Photodynamic therapy of tumors requires the topical, systemic or oral administration of a photosensitizing compound, illumination of the tumor area by light of a specific wavelength and the presence of oxygen. Light activation of the photosensitizer transfers energy to molecular oxygen creating singlet oxygen, a highly reactive and toxic species that rapidly reacts with cellular components causing oxidative damage, ultimately leading to cell death. Tumor destruction caused by photodynamic therapy is not only a result of direct tumor cell toxicity via the generation of reactive oxygen species but there is also an immunological and vascular component involved. The immune response to photodynamic therapy has been demonstrated to significantly enhance its efficacy. Depending on a number of factors, including type of photosensitizer, light dose and dose rate, photodynamic therapy has been shown to induce cell death via apoptosis, necrosis, autophagy and in particular immunogenic cell death. It is the purpose of this review to focus mainly on the role photodynamic therapy could play in the generation of specific anti-tumor immunity and vaccines for the treatment of brain tumors.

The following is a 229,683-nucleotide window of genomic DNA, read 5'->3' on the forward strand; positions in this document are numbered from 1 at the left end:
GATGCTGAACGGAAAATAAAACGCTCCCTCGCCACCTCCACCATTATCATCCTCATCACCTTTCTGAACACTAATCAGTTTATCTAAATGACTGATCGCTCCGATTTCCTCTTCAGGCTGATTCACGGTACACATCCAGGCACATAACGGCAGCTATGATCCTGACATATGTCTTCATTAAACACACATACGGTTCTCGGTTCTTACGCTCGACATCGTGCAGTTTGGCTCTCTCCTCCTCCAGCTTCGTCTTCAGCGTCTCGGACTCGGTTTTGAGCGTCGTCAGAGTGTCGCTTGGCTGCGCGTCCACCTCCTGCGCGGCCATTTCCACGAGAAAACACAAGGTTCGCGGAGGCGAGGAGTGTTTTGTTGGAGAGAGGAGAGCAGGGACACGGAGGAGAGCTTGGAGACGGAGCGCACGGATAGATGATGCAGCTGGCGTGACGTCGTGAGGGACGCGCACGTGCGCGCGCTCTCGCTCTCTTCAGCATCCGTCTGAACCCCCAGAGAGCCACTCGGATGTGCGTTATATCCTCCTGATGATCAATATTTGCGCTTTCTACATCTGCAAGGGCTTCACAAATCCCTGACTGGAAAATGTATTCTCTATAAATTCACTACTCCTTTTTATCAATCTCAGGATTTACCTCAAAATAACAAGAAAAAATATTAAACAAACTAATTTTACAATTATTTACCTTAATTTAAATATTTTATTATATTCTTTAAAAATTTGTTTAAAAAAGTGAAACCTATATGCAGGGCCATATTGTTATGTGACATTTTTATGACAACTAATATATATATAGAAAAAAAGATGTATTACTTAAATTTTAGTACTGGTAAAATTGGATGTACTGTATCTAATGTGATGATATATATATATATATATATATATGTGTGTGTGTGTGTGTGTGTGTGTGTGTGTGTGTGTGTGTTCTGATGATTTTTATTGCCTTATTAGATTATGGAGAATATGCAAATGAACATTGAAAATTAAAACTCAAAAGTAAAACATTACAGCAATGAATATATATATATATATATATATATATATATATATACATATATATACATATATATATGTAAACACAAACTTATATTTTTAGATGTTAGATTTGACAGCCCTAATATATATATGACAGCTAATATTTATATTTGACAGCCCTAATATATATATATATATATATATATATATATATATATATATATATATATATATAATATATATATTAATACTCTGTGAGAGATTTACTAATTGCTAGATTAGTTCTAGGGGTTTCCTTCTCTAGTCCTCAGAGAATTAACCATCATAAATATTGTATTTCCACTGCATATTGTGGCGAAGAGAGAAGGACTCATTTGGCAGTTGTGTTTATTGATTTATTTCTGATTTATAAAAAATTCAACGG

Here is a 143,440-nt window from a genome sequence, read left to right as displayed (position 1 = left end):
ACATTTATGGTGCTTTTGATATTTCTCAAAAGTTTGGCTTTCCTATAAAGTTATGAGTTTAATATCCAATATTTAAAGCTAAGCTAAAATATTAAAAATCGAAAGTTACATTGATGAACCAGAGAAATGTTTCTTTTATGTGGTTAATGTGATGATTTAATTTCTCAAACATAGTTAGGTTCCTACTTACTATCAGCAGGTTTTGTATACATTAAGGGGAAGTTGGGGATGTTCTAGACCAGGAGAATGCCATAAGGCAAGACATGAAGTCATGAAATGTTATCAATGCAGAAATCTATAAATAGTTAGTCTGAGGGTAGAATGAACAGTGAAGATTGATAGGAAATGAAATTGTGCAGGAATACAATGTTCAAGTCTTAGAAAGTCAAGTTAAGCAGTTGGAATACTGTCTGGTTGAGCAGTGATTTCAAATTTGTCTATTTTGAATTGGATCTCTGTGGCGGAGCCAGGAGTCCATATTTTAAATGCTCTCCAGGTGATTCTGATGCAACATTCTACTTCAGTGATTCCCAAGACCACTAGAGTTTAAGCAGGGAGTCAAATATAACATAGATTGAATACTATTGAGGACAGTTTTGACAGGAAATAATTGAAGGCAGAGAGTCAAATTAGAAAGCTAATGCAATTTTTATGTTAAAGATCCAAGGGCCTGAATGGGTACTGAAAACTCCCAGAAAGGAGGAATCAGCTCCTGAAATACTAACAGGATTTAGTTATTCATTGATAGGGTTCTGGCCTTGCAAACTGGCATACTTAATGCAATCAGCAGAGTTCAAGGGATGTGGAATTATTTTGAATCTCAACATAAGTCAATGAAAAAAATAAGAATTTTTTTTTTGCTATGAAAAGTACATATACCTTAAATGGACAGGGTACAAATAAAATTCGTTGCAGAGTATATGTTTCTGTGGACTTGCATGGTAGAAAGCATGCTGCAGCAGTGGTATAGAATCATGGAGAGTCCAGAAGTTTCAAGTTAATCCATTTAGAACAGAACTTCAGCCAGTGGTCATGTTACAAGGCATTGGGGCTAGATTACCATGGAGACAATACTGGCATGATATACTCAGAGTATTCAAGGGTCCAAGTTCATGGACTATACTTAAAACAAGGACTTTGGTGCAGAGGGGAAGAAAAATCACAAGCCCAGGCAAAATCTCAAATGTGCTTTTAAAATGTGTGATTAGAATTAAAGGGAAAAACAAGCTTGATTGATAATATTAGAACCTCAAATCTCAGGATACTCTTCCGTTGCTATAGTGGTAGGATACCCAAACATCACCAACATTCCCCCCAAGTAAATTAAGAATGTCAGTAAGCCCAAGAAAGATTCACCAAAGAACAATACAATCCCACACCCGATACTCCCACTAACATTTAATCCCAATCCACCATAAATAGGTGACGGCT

Keywords: Photodynamic therapy; anti-brain cancer vaccine; photochemical internalization; photodynamic therapy induced cell death.